Monday, May 14, 2012

Why Hasn't Illinois Media Noticed The Corruption Of Its Latest Governor?

Believe it or not, things have changed little in Illinois despite the fact that the state's last two governors are currently serving sentences in federal prisons for public corruption charges. Although no other Illinois politician has carried the mantle of political reform during his long political career more than the state's current governor, Pat Quinn, some things haven't changed. Some would argue that pay to play is still the Illinois way. A Chicago area blog is wondering why a recent news media report about a questionable $300 million Lottery contract is getting such little attention by the media and federal prosecutors. The contract in question was awarded just weeks before Quinn was elected to a full term in 2010 after succeeding the impeached former governor to office. The company that received the contract had funneled $1.5 million to Quinn's re-election campaign. A state Auditor General's report in a scathing report questioned whether Quinn's administration had even bothered to read the contract bid proposals before it awarded the contract to the large campaign contributor. The Chicago Daily Observer blog discusses the story written by a State House reporter for an online publication that the media has largely ignored:
The story was written by Scott Reeder of Statehouse News Online and a writer for the Franklin Center for Government and Public Integrity, I have enjoyed Reeder’s columns and excellent writing for years. 
GTECH, a leader in the gambling industry, formed a consortium with its arch-rival, Scientific Games, just before proposals to privatize the lottery were to be submitted in 2010, Reeder said. The consortium was named Northstar. GTECH and Scientific Games control 90 per cent of the instant ticket market in the U.S., Reeder wrote.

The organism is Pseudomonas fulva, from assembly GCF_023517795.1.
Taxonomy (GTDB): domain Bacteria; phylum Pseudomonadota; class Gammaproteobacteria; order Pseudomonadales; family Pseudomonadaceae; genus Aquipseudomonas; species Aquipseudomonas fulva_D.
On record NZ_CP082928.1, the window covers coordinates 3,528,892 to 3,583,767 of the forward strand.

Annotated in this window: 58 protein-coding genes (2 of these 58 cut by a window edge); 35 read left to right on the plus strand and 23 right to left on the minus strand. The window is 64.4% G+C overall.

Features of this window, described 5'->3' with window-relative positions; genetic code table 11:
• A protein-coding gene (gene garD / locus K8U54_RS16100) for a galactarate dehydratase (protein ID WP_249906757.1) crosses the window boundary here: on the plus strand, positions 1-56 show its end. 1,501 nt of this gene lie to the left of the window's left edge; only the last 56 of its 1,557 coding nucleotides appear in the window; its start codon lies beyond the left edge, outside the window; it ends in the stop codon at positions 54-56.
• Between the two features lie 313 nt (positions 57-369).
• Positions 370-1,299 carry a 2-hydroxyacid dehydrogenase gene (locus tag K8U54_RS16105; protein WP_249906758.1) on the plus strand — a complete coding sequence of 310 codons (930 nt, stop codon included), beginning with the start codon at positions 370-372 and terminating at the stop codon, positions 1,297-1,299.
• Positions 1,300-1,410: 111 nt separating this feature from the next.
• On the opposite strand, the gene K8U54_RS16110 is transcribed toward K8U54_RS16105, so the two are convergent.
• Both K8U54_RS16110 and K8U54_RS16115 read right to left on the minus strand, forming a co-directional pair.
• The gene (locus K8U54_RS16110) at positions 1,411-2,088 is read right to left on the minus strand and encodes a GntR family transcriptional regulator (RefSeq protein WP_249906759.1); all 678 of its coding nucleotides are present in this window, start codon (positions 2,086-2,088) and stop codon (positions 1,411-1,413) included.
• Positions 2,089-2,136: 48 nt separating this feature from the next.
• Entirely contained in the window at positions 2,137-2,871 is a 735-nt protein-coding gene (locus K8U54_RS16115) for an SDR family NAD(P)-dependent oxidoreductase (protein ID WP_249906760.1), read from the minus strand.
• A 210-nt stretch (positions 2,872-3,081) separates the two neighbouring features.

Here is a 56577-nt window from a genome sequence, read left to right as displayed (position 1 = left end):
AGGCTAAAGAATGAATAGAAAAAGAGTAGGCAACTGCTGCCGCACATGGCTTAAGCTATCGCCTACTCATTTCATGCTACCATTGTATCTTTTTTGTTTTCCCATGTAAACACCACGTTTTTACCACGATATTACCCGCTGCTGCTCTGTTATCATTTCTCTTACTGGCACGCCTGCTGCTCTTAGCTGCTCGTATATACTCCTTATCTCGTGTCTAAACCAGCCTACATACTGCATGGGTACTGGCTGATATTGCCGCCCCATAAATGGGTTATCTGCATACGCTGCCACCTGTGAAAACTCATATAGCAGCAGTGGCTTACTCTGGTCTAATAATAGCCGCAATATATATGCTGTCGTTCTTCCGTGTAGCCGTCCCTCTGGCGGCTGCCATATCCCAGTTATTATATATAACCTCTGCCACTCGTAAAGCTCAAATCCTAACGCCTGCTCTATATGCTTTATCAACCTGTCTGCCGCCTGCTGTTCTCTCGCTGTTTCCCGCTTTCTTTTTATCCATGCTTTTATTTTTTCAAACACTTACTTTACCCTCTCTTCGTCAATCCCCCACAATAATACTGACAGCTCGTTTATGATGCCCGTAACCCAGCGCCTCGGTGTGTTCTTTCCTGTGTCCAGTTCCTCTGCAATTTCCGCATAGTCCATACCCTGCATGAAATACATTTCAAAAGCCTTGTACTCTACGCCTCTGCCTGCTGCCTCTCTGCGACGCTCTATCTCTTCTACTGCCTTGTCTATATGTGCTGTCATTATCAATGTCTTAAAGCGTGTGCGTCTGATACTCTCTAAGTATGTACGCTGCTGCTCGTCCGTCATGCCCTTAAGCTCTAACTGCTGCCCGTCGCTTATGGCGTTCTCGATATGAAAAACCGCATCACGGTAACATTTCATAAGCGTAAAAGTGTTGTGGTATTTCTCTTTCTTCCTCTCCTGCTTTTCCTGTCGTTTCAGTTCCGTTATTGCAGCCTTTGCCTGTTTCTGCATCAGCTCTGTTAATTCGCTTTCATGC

Richard McGowan, a finance professor at Boston College who specializes in lottery issues, told Reeder it was “unprecedented” for “enemy” companies to work together like this. State Sen. Bill Brady (R-Bloomington) is requesting the state auditor look into this, saying he was “perplexed” by Quinn’s decision to let two competitors to submit a bid together.
Byron Boothe of Intralot, an unsuccessful bidder for the contract, told Reeder that GTECH included Scientific Games in its proposal so it would not submit a competitive bid.
Illinois Auditor General Bill Holland told Reeder that he wrote a scathing report on the deal, and said Quinn’s panel that recommended Northstar could not have read and analyzed the proposals before a contract was awarded. Holland added that some people on the panel did not write reports until after the contract was given to Northstar.
In fact, Reeder said that one of the men on Quinn’s panel, Victor Golden, was named deputy lottery director at a salary of $109,248. Golden is paid by the state, but he is working for Northstar — the company he recommended.
Boothe told Reeder it was “clear from the beginning” that state officials had their minds made up about Northstar. McGowan likened Quinn’s deal to Blagojevich’s attempt to sell a senate seat.

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